The Luxury Investment Index

Wealthy investors worldwide are looking for assets that satisfy both head and heart. Our latest Index maps the place where investment meets personal passion.

Last year was a combination of relative moderation and charitable deeds for the global rich, according to the results of The Wealth Report’s annual Attitudes Survey of private bankers and wealth advisors. A net balance of almost 10% of respondents said their clients had increased their spending on philanthropic activities in 2012, while globally just 1% increased their spending on luxury goods.

The slowdown in overall spending levels is hardly surprising, given the economic uncertainty gripping large parts of the world. Russia, North America and Europe all saw a drop in luxury retail therapy. More unexpected, perhaps, was that philanthropy did not follow suit.

However, Maya Prabhu, who heads up Philanthropy Advisory Services at Coutts, does not see a discrepancy. “The wealthy don’t live in a vacuum; having a healthy society around them is good for their well-being as well as their wealth. You could call it a mixture of enlightened self-interest and compassion.”

Increasingly, philanthropy is also being used as an important tool to help the children of wealthy individuals develop their financial skills in readiness for taking over the family fortune or business, says Ms Prabhu. “This approach can be very beneficial for families as it helps them to work out what they really care about.”

Newer forms of hands-on philanthropy, such as impact investing and venture philanthropy, are attracting younger, entrepreneurial HNWIs who relish combining their charitable activities with their business skills, she adds.

Of course, the whole world hasn’t stopped spending. Across Asia, a net balance of 19% of HNWIs spent more last year on luxury goods than in 2011, helping to make Chinese liquor brand Moutai the world’s fourth most valuable luxury brand with a value of $12bn, according to China’s Hurun Report.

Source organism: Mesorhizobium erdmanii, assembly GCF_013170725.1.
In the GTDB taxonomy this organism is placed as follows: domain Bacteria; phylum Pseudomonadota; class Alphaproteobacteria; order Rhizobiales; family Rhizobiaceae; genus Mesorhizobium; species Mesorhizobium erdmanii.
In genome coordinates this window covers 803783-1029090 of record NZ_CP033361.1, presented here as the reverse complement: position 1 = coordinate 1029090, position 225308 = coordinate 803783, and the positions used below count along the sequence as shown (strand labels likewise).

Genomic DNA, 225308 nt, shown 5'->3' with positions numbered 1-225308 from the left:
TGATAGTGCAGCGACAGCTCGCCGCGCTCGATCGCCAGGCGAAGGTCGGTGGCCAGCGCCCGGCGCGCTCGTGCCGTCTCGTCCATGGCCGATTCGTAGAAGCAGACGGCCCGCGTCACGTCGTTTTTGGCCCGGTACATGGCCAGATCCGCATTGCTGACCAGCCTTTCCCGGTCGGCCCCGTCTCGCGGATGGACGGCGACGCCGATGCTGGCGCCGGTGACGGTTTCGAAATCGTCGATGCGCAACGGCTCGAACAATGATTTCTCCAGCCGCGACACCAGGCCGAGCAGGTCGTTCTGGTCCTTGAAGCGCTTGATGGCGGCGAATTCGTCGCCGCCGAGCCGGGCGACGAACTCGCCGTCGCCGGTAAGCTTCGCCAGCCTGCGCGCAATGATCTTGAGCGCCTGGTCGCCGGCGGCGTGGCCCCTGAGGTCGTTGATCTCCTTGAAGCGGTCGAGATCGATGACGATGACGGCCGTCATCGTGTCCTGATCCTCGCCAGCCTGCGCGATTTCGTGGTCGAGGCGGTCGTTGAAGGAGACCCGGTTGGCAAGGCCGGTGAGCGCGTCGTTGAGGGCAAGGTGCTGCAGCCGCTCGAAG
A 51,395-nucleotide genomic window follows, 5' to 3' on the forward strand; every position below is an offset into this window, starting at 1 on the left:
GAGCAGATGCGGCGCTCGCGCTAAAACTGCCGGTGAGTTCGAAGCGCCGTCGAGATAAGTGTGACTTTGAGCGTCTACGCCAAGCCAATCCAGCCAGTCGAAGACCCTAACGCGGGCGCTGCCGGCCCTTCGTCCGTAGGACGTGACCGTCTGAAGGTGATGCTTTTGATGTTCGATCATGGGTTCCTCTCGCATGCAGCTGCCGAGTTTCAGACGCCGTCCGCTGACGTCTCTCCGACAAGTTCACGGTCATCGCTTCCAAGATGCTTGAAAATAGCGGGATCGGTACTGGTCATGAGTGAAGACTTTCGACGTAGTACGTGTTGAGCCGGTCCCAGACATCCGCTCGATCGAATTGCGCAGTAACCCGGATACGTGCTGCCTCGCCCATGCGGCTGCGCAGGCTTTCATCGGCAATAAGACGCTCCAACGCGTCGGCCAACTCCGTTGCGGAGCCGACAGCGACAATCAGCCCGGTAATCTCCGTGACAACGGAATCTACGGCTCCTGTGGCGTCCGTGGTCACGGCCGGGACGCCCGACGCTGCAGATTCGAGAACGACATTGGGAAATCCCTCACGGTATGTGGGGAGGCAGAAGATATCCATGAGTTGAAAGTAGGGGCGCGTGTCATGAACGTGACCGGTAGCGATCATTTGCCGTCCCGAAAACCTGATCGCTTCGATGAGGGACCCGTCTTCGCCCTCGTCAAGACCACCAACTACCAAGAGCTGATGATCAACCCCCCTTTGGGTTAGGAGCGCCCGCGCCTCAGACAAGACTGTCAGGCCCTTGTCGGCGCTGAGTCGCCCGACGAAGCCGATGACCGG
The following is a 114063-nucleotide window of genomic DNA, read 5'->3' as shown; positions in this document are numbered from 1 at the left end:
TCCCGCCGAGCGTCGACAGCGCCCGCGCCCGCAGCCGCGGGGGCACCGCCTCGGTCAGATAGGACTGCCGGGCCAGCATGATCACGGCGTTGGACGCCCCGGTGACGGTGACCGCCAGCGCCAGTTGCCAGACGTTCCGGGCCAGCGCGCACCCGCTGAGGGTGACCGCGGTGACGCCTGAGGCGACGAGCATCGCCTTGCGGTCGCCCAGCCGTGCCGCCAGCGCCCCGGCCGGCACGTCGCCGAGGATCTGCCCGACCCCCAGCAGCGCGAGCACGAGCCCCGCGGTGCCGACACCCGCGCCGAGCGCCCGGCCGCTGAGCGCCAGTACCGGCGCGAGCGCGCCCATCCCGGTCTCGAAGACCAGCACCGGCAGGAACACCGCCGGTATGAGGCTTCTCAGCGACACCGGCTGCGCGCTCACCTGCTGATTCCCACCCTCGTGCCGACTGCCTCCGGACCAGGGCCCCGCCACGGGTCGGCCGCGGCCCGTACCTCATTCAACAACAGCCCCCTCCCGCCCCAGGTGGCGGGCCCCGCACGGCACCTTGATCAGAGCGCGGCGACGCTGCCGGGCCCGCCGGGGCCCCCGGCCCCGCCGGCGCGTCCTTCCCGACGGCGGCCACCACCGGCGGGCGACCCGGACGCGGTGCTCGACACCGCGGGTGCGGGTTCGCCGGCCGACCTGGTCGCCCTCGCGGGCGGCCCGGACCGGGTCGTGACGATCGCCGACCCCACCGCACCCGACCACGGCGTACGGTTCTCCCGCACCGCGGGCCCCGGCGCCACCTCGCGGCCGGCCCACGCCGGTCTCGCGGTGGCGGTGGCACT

James Lawson, head of industry analyst Ledbury Research, says this is also clearly reflected in the number of new luxury store and boutique openings around the world.

The firm’s research shows that Asia-Pacific’s share of the world’s leading luxury brand outlets increased from 39% in 2009 to 44% in 2012, while North America’s fell from 30% to 24%. Although Europe’s quota remained relatively stable, this was “not due to European consumers, but to tourists and their passion for shopping in the luxury capitals of Milan, Paris, and London,” says Mr Lawson.

Australia’s luxury market also benefits from this trend, with an increase in spending by tourists from China and other regional hotspots like Indonesia and Malaysia, according to Melinda O’Rourke, Managing Director of Sydney-based luxury consultancy MO Luxury.

However, Ms O’Rourke says Australians still account for 65% of luxury purchases, and relying too heavily on overseas wallets is a risky strategy. “The industry here learned a hard lesson after the Japanese economy stagnated.”

Getting personal

Investments of passion, such as art, wine and classic cars, occupy a unique and fascinating niche that combines aspects of luxury spending with collecting and investing.

The wealthy have always enjoyed collecting precious or interesting objects, often on an epic scale, but the desire to acquire has become even more widespread following rapid wealth creation in emerging markets. According to China’s Hurun Report, 64% of the country’s millionaires are currently building collections.